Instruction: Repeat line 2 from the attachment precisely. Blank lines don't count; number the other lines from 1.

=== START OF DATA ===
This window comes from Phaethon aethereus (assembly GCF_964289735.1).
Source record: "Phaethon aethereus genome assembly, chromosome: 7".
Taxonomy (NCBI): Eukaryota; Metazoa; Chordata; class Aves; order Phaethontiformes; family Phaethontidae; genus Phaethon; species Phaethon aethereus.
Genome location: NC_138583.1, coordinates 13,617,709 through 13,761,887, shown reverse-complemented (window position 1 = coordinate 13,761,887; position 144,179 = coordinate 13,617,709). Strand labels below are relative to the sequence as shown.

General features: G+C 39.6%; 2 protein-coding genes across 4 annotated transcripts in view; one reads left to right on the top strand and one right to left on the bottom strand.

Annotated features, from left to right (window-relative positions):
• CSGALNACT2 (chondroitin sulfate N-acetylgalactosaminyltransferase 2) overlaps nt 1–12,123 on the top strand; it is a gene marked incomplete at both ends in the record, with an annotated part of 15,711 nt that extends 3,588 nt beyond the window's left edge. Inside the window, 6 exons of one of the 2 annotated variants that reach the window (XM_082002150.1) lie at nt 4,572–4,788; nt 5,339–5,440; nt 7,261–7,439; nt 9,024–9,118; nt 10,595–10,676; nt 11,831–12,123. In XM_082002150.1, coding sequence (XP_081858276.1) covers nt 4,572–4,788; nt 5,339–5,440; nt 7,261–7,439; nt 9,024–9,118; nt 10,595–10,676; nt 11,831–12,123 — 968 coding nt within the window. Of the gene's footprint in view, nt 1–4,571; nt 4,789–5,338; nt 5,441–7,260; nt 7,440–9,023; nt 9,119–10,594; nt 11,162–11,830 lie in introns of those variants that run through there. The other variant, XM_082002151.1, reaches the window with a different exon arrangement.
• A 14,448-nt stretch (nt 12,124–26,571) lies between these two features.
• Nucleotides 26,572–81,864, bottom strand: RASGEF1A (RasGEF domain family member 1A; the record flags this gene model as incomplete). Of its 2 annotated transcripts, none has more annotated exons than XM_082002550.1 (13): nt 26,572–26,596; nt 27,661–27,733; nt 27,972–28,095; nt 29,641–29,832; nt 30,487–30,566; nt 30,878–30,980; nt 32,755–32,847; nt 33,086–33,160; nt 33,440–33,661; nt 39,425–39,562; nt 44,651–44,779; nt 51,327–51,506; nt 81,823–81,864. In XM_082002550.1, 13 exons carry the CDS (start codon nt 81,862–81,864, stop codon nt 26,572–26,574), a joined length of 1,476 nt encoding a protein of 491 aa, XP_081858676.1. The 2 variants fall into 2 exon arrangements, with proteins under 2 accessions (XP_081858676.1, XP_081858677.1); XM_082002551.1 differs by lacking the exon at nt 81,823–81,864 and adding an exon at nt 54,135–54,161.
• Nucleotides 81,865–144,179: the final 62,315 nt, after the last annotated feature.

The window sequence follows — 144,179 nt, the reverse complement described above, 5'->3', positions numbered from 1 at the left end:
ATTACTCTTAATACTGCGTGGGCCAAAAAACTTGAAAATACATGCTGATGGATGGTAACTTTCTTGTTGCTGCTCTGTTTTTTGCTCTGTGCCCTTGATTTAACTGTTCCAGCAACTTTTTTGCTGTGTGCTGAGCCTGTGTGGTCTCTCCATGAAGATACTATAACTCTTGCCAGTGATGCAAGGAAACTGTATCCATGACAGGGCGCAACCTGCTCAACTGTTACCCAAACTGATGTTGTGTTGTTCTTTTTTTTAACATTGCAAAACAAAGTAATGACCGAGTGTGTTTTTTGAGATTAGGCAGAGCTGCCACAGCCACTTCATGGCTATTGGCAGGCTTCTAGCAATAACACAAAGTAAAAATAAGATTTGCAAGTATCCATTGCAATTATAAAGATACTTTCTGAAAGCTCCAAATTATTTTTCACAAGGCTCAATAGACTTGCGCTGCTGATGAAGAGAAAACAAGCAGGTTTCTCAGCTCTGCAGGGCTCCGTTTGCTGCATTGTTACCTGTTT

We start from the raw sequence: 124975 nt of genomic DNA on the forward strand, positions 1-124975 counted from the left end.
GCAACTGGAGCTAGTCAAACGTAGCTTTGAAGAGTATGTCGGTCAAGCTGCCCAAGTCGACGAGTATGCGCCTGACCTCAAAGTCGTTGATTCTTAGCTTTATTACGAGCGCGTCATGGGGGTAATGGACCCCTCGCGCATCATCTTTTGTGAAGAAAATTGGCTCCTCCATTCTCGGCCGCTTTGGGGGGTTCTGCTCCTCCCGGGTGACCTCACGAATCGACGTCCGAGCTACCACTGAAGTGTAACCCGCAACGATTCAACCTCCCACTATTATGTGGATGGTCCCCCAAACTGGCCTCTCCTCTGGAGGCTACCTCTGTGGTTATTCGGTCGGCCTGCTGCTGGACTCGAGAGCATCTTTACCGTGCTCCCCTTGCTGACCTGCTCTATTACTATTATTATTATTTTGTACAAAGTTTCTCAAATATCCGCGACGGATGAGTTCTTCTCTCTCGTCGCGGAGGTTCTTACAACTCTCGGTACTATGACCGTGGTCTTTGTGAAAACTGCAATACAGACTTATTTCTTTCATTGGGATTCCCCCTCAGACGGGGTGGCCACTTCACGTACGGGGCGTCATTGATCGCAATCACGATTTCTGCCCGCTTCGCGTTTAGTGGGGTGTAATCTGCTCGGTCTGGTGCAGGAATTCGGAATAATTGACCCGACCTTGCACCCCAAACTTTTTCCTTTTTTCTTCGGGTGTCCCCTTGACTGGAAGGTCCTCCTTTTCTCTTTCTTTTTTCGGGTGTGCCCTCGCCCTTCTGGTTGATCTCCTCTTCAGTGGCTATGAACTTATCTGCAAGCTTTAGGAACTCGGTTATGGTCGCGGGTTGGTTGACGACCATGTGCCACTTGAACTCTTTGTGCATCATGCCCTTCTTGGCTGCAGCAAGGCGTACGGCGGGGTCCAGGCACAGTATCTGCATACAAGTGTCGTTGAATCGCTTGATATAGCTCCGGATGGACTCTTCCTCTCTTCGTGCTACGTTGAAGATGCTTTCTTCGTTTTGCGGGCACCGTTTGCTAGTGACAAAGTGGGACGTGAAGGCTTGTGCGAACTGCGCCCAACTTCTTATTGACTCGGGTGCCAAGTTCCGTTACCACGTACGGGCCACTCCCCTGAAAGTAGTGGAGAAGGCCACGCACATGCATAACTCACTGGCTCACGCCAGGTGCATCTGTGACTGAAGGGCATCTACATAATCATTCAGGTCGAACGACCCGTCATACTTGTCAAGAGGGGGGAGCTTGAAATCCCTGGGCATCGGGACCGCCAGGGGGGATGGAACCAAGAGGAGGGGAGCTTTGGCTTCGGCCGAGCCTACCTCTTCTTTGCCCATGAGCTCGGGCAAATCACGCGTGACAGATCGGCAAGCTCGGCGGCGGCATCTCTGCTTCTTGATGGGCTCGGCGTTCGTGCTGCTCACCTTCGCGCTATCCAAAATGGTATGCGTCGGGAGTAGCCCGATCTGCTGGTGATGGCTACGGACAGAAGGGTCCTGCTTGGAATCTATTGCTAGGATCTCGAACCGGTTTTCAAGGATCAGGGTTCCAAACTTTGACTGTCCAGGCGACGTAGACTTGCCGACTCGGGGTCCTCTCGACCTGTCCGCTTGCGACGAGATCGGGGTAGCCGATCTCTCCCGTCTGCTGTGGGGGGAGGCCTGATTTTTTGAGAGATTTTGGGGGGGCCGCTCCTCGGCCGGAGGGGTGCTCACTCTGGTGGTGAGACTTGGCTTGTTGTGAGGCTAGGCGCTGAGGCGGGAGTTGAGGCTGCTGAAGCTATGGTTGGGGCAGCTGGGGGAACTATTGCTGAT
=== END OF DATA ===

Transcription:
Source record: "Phaethon aethereus genome assembly, chromosome: 7".